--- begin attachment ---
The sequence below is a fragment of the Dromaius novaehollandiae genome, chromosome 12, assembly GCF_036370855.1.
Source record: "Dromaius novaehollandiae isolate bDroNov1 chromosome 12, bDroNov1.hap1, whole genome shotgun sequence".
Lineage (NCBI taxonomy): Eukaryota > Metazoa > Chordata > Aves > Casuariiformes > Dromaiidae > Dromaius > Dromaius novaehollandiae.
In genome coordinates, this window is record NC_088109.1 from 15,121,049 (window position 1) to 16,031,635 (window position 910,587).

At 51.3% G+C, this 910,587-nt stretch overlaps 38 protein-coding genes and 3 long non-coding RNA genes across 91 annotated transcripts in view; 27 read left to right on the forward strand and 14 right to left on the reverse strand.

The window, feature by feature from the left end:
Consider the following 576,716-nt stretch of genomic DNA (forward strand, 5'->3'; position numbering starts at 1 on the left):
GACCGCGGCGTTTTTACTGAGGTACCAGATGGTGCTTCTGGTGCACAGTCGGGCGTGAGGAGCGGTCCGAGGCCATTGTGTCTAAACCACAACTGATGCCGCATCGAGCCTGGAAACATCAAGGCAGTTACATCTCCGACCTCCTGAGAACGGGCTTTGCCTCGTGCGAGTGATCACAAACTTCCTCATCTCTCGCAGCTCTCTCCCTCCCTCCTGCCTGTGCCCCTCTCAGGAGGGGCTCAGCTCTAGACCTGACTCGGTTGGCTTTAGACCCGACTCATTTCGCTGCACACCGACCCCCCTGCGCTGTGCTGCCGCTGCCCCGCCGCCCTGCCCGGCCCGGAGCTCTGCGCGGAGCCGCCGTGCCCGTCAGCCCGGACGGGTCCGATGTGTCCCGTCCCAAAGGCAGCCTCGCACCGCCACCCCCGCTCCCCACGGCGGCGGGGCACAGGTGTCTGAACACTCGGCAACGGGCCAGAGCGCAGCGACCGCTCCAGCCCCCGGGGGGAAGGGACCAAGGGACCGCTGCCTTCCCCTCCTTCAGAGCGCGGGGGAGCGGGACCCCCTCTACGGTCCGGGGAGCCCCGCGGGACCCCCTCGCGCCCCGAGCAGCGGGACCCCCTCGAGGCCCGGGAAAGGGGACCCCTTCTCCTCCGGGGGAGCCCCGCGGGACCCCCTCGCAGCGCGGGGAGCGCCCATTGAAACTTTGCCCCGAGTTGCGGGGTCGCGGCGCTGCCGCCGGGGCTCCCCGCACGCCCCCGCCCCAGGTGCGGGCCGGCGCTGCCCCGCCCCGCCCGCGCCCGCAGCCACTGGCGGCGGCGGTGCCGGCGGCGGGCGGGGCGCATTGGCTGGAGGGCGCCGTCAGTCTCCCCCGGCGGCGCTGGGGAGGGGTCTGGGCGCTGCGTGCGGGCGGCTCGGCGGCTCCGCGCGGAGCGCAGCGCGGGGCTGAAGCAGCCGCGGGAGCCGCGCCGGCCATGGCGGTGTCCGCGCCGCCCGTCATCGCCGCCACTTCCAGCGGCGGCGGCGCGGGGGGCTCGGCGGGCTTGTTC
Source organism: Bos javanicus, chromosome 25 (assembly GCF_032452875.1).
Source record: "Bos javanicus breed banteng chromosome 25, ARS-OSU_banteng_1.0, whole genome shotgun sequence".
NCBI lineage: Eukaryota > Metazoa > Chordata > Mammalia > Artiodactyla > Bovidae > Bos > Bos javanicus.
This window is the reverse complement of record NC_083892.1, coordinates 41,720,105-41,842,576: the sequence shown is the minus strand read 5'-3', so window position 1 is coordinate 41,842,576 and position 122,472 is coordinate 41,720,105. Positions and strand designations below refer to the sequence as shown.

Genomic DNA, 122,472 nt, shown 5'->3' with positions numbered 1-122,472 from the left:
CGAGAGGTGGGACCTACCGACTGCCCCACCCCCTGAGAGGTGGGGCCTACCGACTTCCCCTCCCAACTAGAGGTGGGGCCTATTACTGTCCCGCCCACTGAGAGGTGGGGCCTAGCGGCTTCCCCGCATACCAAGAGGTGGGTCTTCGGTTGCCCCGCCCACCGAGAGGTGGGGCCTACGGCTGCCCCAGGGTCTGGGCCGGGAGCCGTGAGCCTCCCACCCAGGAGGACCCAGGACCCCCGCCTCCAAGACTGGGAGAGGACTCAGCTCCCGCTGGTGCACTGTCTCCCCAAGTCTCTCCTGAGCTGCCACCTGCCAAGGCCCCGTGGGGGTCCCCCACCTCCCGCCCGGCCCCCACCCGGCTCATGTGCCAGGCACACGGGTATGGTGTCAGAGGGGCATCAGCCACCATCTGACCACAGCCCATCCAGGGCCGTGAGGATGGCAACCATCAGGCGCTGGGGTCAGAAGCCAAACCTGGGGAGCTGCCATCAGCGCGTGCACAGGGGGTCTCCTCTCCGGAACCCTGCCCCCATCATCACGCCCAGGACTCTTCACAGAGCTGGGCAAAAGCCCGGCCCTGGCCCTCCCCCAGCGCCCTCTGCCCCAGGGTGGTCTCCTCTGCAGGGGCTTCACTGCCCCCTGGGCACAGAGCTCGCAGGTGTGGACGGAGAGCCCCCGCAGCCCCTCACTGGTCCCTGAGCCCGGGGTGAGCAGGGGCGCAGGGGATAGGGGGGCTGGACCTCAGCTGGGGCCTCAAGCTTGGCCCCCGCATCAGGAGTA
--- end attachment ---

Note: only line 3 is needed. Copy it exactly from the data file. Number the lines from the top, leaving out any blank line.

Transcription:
Lineage (NCBI taxonomy): Eukaryota > Metazoa > Chordata > Aves > Casuariiformes > Dromaiidae > Dromaius > Dromaius novaehollandiae.